On Friday (February 28), Saudi Arabia has announced that it will deny entry of GCC citizens to two of Islam’s holiest cities amid fears over the new coronavirus.
The decision to halt access to Mecca and Medinah comes a day after the kingdom suspended visas for the year-round “umrah” pilgrimage, an unprecedented move that has left hundreds of thousands of Muslim pilgrims around the world in limbo.
Saudi Gov’t Suspends Entry of GCC Citizens to Mecca, Medinah
According to the foreign ministry, “the temporary suspension of entry of (GCC) citizens to the cities of Mecca and Medina,” as shared in a report by Gulf News.
The GCC states include Saudi Arabia, the United Arab Emirates, Bahrain, Kuwait, Oman, Qatar.
However, the ministry announcement did not specify whether this suspension extended to Saudi citizens, as well.
On the other hand, the ministry statement said the decision excludes “GCC citizens who have been in the kingdom for 14 consecutive days and did not show signs of coronavirus infection.”
So far, the Kingdom of Saudi Arabia has reported no coronavirus cases but there are mounting concerns over a spike in infections across the Middle East, including neighboring Kuwait, Bahrain and the UAE.
Meanwhile, GCC citizens are allowed to enter the kingdom with their national identity document. But on Thursday, the government said they could only enter using their passports and not IDs.
In a report by the pan-Arab daily Asharq al-Awsat, the move is designed to check the travel history of the GCC citizens, including any recent visits to countries impacted by the virus.
On Thursday, the Kingdom also suspended visas for tourists from countries affected by the virus as fears of a pandemic deepen.
According to state media, electronic tourist visas for people arriving from seven countries, including China, Italy, Japan, South Korea and Kazakhstan, have all been suspended.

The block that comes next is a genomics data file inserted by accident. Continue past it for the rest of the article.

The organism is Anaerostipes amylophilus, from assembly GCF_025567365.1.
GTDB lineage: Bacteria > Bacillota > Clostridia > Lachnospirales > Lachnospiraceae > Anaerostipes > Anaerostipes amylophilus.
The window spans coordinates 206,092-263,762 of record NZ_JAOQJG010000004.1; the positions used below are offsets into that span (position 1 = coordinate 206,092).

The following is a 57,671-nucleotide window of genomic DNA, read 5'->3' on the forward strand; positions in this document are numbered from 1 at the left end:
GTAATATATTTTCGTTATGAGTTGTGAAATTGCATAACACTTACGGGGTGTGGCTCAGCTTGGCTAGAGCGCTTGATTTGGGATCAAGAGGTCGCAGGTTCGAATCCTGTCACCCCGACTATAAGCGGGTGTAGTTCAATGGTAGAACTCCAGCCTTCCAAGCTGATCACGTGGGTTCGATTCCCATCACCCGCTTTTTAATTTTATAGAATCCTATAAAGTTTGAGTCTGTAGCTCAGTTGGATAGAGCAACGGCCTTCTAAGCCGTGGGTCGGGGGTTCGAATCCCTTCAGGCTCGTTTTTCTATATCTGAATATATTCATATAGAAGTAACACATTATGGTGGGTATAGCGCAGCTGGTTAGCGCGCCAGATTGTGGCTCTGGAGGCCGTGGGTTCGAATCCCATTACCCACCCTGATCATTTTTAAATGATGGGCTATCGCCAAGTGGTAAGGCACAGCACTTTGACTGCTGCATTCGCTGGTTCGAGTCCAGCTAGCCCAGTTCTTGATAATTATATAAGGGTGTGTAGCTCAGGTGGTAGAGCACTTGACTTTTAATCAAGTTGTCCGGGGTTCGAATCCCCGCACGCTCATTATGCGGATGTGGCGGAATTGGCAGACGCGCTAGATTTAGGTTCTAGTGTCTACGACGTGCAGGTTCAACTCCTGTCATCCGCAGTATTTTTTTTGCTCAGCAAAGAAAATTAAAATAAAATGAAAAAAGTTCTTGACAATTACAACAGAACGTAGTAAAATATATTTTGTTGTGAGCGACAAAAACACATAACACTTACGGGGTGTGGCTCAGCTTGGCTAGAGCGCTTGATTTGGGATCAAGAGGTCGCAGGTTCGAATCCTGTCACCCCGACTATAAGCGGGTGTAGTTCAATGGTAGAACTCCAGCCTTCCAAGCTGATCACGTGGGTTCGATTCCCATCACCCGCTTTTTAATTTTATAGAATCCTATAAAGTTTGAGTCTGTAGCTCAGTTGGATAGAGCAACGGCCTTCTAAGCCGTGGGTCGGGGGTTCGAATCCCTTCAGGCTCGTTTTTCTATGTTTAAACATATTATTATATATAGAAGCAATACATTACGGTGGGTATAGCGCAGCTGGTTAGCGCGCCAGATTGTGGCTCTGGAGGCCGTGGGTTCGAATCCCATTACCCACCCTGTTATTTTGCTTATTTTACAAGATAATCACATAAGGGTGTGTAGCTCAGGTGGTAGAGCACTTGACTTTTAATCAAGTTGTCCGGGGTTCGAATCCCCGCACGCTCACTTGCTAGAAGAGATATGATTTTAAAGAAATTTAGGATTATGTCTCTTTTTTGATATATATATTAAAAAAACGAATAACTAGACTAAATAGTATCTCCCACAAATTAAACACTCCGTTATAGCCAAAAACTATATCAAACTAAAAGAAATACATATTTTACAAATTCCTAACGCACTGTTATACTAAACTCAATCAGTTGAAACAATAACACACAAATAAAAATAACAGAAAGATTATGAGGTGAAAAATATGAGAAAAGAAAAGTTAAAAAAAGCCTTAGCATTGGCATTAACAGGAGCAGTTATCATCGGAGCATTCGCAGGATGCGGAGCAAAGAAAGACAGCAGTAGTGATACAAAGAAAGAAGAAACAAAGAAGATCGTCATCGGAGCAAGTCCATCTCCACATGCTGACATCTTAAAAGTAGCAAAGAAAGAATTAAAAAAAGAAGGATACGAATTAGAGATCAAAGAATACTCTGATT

And while Saudi Arabia said the suspensions were temporary, it did not provide any time frame for when they will be lifted.
The announcements have also triggered speculations and uncertainty over the annual hajj pilgrimage scheduled for July.
In a statement, the foreign ministry shared: “The government of Saudi Arabia… is closely following developments in the spread of the virus and its repercussions on an ongoing basis, and that the precautionary measures are being reviewed according to any new developments.”
Every year, Saudi Arabia hosts millions of pilgrims in the cities of Mecca and Medina, and this has become one of the Kingdom’s major source of revenue since the decline in demand and production of oil globally.
Interestingly, the pilgrimage forms a crucial source of revenue for the government, which has said it aims to attract 30 million religious visitors annually to the kingdom by 2030.
Meanwhile, the Ministry of Haj and Umrah has informed that the Saudi government is closely following developments in the spread of the virus and its repercussions on an ongoing basis and that the precautionary measures will be reviewed according to any new developments, and additional measures shall be taken if the need arises.